PARIS (Reuters): The French government has dropped a controversial bill that would have curbed the right to film police officers in action, the speaker of French President Macron’s ruling party has said.
“The bill will be completely rewritten and a new version will be submitted,” Christophe Castaner, head of the LaRem party in the French parliament told a news conference.
“We know that questions still persist” about the measure, part of new legislation passed by the National Assembly last week, Castaner said at a press conference alongside other lawmakers.
Rights campaigners and journalists organisations staged street protests in Paris and other French cities against the proposed security bill that they say would be a violation of the freedom of information.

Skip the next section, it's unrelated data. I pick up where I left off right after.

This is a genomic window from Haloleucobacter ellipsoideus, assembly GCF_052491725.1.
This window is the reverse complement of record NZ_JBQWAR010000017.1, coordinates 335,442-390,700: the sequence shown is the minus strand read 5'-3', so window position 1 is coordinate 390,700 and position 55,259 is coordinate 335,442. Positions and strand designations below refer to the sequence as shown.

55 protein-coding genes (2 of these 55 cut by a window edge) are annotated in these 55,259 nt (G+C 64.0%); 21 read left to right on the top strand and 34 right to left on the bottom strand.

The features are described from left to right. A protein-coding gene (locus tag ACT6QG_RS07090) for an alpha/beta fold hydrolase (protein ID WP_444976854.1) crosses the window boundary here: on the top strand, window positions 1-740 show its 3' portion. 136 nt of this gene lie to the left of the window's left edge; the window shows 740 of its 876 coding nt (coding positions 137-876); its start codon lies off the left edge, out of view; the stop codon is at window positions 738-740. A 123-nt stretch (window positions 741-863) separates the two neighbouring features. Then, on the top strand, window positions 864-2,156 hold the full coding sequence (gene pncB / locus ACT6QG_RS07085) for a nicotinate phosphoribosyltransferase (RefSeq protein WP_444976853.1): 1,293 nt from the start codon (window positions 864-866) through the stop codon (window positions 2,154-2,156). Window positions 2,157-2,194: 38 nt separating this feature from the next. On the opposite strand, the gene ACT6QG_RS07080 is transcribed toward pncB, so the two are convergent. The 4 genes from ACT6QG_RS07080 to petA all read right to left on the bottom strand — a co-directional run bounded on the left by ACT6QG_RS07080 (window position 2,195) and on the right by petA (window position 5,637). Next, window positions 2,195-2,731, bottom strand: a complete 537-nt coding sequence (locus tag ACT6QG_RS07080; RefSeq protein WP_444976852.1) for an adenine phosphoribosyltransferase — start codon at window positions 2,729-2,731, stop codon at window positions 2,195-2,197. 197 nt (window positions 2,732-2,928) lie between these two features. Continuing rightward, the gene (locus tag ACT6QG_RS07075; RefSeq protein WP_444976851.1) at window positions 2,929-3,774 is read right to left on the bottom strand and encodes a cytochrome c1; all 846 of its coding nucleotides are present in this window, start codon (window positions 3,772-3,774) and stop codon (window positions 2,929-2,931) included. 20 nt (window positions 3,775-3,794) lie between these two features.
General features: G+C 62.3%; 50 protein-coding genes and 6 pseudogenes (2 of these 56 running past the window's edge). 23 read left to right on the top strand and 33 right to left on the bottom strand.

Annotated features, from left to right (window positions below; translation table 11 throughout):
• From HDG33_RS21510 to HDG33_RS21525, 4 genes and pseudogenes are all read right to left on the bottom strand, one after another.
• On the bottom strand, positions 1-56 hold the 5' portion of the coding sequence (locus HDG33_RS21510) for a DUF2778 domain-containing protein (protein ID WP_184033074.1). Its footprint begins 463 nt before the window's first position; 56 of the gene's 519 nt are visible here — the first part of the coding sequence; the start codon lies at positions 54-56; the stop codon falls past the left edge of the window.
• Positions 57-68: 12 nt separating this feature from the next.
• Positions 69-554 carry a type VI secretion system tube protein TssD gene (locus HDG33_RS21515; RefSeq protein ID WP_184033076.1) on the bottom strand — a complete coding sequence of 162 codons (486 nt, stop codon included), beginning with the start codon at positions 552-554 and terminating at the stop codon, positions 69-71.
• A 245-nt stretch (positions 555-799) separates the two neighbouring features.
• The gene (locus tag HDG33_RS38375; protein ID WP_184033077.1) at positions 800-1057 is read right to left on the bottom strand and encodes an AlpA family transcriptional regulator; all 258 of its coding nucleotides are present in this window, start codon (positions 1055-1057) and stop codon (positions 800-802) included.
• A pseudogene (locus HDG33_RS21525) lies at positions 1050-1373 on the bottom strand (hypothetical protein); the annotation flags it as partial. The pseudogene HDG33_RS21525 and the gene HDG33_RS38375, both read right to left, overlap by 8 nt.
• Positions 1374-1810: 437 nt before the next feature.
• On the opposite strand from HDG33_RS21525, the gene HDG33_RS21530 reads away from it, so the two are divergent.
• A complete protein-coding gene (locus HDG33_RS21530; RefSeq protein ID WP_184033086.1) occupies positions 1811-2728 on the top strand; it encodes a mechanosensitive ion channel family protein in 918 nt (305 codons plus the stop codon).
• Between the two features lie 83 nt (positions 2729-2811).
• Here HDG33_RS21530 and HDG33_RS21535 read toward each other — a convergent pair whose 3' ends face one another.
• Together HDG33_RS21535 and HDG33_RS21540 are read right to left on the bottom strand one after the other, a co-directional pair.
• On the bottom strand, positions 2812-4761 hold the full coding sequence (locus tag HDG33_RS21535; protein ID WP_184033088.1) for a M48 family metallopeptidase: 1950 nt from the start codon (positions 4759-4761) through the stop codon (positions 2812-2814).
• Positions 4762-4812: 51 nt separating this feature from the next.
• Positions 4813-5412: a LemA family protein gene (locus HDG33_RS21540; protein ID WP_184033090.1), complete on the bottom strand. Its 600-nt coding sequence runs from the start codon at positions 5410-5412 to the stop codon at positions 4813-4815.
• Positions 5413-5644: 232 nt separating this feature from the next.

Saturday’s protests were called by Reporters without Borders, Amnesty International France, the Human Rights League, journalists’ unions, and other groups.
The proposed measure could create a new criminal offence of publishing ima-ges of police officers with the intent to cause them harm. Macron’s government previously said it is intended to protect police officers from online calls for violence.
Critics feared that the measure could endanger journalists and other people who take videos of officers at work, especially during violent demonstrations.